Perhaps we should discard our expectations altogether because they tend to cause us disappointment and negative emotions. I cannot speak for you, but as far as I am concerned I could call out a dozen times when my expectations got disappointed. In fact, it hurts the most when it is people, especially close friends or family, not acting in the way we expected them to. We all create images, mental templates, of the people that are part of our life. It is only natural to presume behaviour of others, and it is our most intimate relations that we approach with the strongest expectations. Hence why our most intimate contacts hold the power to disappoint us the most.
For example, I assume your parents are the people you automatically expect to care about you. Hence, if they violate this expectation, your reality falls apart like a broken mirror. My mum shattered my reality when she abandoned me during my hardest time in life. In my first semester at university, I struggled so much with the financial burden of paying the mere essentials for a living that I sank into a dark whole of a depression. At that time, my mum would talk with me, asking how things were going; thus, she knew about my situation and my desperate need for money. Nevertheless, she showed no intentions to help although she obviously enjoyed a more regular income than I did; in fact, she apparently possessed so much money that she was able to afford a lawyer for an unnecessary lawsuit against my dad. When I realised that she prioritised paying a third person over her own child in need, I felt the utmost disappointed like I never had before.
Experiences like these make it seem as expectations are nothing but an ungrateful scam. Thinking about such immense disappointments, it begs the question why we do not get rid of all our expectations to begin with. Discarding all expectations must surely allow us to live life a little bit freer from sorrows.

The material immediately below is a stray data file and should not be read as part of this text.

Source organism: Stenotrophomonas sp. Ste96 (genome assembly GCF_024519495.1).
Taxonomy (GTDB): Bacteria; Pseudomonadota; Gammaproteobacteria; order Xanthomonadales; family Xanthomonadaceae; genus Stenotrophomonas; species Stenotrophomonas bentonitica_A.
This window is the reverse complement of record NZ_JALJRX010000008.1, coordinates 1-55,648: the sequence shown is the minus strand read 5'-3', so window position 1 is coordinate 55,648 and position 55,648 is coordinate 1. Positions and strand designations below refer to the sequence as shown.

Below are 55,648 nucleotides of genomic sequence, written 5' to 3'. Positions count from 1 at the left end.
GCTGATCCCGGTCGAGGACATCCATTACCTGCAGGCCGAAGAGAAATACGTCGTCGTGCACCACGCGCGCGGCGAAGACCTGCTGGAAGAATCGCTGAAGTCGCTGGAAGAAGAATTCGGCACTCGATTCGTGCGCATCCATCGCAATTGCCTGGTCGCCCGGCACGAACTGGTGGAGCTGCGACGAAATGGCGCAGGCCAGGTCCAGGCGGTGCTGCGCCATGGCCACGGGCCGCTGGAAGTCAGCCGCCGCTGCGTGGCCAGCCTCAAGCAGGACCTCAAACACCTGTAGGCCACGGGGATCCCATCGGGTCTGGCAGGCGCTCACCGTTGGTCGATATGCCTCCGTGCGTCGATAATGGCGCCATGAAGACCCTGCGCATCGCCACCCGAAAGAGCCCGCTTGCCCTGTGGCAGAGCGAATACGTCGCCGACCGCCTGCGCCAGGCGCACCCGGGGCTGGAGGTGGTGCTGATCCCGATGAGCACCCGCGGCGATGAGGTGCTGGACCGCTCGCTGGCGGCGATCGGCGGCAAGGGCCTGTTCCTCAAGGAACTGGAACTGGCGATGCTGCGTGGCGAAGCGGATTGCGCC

However, there is a flip side to the coin.
Without any expectations we would lose our inner sense of orientation. Expectations lay out directions for the choices we make in life as we would otherwise get overwhelmed by the infinite range of opportunities. They bring certainty to the uncertainty in this world. Think about how nervous you get when you do not know what can be expected. When the future is unpredictable, we become anxious, and it is expectations that help us predict what is to come.
Also, expectations represent the fundament to defining our standards. They reflect our values, determining how we want to be treated, who we want to be, and what we want from life in general. Any violation of them signals us that a change is needed which usually means to distance ourselves from bad influences, while trying something new. In sum, expectations are useful for guiding our decisions, for providing a framework in our life, and for encouraging us to grow.
Considering this I guess erasing all expectations does not solve the problem even if some heartache could be spared for sure. But approaching life without any expectations would leave us hiding away in vacuum, which is impossible indeed. Accordingly, the challenge is to keep expectations realistic, so that we do not get disappointed as easily and often. Finding a golden balance between too little and too high expectations is a hard-learned skill, a life-long apprenticeship.